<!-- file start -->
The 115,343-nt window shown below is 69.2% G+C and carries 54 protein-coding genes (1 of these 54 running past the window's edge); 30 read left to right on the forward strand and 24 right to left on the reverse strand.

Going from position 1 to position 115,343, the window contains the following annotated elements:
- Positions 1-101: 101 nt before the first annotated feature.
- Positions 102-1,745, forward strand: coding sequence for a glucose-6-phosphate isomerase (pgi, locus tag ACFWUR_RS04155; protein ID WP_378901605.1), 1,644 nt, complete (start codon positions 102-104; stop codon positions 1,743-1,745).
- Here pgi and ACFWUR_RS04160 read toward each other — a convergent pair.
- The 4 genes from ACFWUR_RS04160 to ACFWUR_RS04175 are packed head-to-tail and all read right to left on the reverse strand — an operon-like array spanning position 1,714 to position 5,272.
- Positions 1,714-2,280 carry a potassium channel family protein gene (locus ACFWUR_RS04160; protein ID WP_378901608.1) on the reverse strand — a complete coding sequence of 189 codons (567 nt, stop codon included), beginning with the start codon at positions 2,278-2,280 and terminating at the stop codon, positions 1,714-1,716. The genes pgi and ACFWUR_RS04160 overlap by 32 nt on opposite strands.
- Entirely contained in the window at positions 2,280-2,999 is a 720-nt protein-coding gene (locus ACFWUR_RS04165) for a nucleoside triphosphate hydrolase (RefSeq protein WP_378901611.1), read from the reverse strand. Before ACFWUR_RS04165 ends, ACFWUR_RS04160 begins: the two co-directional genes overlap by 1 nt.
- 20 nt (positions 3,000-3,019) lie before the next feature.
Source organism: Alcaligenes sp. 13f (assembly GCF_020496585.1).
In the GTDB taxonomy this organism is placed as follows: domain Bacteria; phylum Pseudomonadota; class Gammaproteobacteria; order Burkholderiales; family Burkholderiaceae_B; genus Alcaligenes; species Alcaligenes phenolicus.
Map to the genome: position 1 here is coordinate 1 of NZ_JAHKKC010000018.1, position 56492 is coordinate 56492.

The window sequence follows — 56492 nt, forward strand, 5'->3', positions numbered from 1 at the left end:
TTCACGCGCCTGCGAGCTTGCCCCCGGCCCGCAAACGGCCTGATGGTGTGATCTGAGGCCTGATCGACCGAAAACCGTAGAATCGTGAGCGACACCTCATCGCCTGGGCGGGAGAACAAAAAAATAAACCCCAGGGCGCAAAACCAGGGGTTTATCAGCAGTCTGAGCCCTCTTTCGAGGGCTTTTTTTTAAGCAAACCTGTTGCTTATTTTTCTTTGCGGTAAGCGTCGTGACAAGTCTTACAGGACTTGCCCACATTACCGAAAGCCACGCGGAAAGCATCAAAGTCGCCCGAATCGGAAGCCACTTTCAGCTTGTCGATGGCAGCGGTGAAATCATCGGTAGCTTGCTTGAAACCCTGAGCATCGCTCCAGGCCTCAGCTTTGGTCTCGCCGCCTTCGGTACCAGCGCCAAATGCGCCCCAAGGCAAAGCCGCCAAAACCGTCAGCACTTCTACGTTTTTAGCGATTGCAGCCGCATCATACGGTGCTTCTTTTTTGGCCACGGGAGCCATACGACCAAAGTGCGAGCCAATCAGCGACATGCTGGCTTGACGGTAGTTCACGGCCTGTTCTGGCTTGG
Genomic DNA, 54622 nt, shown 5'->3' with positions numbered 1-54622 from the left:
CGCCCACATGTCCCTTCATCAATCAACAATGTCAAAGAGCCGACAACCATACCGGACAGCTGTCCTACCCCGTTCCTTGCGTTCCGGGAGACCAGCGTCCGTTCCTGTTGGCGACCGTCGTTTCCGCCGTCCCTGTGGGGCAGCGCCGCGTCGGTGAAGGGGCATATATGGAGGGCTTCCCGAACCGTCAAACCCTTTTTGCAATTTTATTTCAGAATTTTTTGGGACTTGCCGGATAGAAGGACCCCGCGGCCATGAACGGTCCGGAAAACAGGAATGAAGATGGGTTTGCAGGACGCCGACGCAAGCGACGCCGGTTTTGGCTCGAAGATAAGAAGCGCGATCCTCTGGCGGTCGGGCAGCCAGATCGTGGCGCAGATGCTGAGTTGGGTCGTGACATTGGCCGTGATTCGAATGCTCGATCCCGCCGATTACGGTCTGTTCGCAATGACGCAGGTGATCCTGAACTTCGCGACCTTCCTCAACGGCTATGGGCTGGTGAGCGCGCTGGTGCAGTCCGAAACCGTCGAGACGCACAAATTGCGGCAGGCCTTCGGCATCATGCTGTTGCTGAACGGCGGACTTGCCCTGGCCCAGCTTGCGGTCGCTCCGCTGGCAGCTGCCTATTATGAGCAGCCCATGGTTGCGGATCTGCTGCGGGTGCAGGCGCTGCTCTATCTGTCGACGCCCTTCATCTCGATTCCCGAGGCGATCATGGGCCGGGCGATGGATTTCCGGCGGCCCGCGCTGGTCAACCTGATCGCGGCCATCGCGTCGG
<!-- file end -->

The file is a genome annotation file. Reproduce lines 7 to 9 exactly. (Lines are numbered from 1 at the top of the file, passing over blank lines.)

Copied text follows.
- Positions 1,714-2,280 carry a potassium channel family protein gene (locus ACFWUR_RS04160; protein ID WP_378901608.1) on the reverse strand — a complete coding sequence of 189 codons (567 nt, stop codon included), beginning with the start codon at positions 2,278-2,280 and terminating at the stop codon, positions 1,714-1,716. The genes pgi and ACFWUR_RS04160 overlap by 32 nt on opposite strands.
- Entirely contained in the window at positions 2,280-2,999 is a 720-nt protein-coding gene (locus ACFWUR_RS04165) for a nucleoside triphosphate hydrolase (RefSeq protein WP_378901611.1), read from the reverse strand. Before ACFWUR_RS04165 ends, ACFWUR_RS04160 begins: the two co-directional genes overlap by 1 nt.
- 20 nt (positions 3,000-3,019) lie before the next feature.